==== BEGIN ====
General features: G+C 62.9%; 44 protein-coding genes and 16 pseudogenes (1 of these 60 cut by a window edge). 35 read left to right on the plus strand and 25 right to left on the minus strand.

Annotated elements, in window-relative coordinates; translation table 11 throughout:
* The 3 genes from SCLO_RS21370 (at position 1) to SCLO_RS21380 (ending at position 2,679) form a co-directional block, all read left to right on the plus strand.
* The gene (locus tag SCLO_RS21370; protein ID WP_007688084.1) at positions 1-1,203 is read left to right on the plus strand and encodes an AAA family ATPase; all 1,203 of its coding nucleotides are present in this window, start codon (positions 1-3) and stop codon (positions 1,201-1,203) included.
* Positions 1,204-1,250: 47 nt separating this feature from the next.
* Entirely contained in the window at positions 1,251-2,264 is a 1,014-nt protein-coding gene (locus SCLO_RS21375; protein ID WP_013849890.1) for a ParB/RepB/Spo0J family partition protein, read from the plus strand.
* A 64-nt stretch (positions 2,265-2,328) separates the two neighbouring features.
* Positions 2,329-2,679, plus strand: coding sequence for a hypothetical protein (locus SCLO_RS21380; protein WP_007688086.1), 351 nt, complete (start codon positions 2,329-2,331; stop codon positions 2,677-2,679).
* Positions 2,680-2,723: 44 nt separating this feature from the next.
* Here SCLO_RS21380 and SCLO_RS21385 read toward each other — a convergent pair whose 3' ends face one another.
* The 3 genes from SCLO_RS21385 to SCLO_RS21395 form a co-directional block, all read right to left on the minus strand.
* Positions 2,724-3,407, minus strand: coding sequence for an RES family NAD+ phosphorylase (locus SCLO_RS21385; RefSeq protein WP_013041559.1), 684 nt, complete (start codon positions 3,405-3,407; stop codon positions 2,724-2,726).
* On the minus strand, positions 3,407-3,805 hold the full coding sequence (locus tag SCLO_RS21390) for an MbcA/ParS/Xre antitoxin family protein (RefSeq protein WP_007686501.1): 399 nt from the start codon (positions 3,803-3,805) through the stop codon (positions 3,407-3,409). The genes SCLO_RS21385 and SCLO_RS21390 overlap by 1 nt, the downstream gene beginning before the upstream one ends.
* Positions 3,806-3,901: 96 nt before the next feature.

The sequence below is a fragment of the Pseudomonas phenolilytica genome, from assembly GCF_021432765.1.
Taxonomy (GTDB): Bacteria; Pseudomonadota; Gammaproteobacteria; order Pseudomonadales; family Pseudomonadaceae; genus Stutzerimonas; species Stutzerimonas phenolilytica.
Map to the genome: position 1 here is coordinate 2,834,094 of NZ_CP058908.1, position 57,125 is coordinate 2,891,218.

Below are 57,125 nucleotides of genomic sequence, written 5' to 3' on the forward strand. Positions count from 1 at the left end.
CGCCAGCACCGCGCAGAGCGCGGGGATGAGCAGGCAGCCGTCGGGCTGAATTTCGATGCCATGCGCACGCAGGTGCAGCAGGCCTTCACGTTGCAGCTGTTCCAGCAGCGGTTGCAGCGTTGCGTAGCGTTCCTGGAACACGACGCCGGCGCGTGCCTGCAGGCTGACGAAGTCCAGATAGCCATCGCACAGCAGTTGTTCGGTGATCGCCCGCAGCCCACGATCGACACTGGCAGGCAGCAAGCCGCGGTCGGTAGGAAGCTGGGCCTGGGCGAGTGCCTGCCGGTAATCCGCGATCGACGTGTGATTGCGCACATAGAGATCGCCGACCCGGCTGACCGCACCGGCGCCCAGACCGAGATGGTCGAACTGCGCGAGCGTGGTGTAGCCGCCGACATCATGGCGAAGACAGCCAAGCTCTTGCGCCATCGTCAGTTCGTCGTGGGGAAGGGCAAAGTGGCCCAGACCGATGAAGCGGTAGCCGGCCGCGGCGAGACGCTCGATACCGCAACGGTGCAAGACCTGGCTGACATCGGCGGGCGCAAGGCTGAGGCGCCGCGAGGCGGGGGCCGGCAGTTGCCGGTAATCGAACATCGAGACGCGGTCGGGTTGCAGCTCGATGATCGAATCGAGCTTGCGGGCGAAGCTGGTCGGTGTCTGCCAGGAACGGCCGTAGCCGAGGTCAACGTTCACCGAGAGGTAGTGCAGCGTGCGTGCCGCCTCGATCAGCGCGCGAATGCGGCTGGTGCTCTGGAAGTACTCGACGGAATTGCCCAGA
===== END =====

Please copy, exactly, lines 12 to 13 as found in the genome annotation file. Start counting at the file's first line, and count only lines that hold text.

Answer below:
* Positions 2,724-3,407, minus strand: coding sequence for an RES family NAD+ phosphorylase (locus SCLO_RS21385; RefSeq protein WP_013041559.1), 684 nt, complete (start codon positions 3,405-3,407; stop codon positions 2,724-2,726).
* On the minus strand, positions 3,407-3,805 hold the full coding sequence (locus tag SCLO_RS21390) for an MbcA/ParS/Xre antitoxin family protein (RefSeq protein WP_007686501.1): 399 nt from the start codon (positions 3,803-3,805) through the stop codon (positions 3,407-3,409). The genes SCLO_RS21385 and SCLO_RS21390 overlap by 1 nt, the downstream gene beginning before the upstream one ends.